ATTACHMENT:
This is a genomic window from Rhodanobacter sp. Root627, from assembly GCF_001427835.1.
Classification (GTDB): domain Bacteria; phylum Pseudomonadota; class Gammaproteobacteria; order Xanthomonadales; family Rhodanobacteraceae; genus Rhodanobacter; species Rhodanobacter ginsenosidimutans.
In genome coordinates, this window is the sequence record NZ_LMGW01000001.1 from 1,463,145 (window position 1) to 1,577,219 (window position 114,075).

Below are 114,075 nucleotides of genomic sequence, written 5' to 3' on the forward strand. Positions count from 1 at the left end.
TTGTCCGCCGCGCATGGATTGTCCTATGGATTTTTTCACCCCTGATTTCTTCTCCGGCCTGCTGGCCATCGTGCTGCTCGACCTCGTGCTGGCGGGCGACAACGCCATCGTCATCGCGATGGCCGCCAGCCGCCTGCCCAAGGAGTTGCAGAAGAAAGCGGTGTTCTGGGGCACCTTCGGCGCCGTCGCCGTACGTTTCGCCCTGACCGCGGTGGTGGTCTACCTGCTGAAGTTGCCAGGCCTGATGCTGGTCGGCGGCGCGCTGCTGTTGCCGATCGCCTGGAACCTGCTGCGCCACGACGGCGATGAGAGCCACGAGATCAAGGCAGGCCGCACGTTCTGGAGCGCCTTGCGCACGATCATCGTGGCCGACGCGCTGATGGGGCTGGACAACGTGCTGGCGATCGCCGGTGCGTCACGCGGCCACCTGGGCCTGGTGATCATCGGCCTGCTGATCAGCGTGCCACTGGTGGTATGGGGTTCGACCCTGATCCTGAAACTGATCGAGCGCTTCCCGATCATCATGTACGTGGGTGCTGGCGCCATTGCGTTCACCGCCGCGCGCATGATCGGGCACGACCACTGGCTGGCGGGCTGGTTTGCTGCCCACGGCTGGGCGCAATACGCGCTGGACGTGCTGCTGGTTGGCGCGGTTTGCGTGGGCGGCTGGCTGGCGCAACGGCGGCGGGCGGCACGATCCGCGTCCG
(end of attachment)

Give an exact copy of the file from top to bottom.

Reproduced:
This is a genomic window from Rhodanobacter sp. Root627, from assembly GCF_001427835.1.
Classification (GTDB): domain Bacteria; phylum Pseudomonadota; class Gammaproteobacteria; order Xanthomonadales; family Rhodanobacteraceae; genus Rhodanobacter; species Rhodanobacter ginsenosidimutans.
In genome coordinates, this window is the sequence record NZ_LMGW01000001.1 from 1,463,145 (window position 1) to 1,577,219 (window position 114,075).

Below are 114,075 nucleotides of genomic sequence, written 5' to 3' on the forward strand. Positions count from 1 at the left end.
TTGTCCGCCGCGCATGGATTGTCCTATGGATTTTTTCACCCCTGATTTCTTCTCCGGCCTGCTGGCCATCGTGCTGCTCGACCTCGTGCTGGCGGGCGACAACGCCATCGTCATCGCGATGGCCGCCAGCCGCCTGCCCAAGGAGTTGCAGAAGAAAGCGGTGTTCTGGGGCACCTTCGGCGCCGTCGCCGTACGTTTCGCCCTGACCGCGGTGGTGGTCTACCTGCTGAAGTTGCCAGGCCTGATGCTGGTCGGCGGCGCGCTGCTGTTGCCGATCGCCTGGAACCTGCTGCGCCACGACGGCGATGAGAGCCACGAGATCAAGGCAGGCCGCACGTTCTGGAGCGCCTTGCGCACGATCATCGTGGCCGACGCGCTGATGGGGCTGGACAACGTGCTGGCGATCGCCGGTGCGTCACGCGGCCACCTGGGCCTGGTGATCATCGGCCTGCTGATCAGCGTGCCACTGGTGGTATGGGGTTCGACCCTGATCCTGAAACTGATCGAGCGCTTCCCGATCATCATGTACGTGGGTGCTGGCGCCATTGCGTTCACCGCCGCGCGCATGATCGGGCACGACCACTGGCTGGCGGGCTGGTTTGCTGCCCACGGCTGGGCGCAATACGCGCTGGACGTGCTGCTGGTTGGCGCGGTTTGCGTGGGCGGCTGGCTGGCGCAACGGCGGCGGGCGGCACGATCCGCGTCCG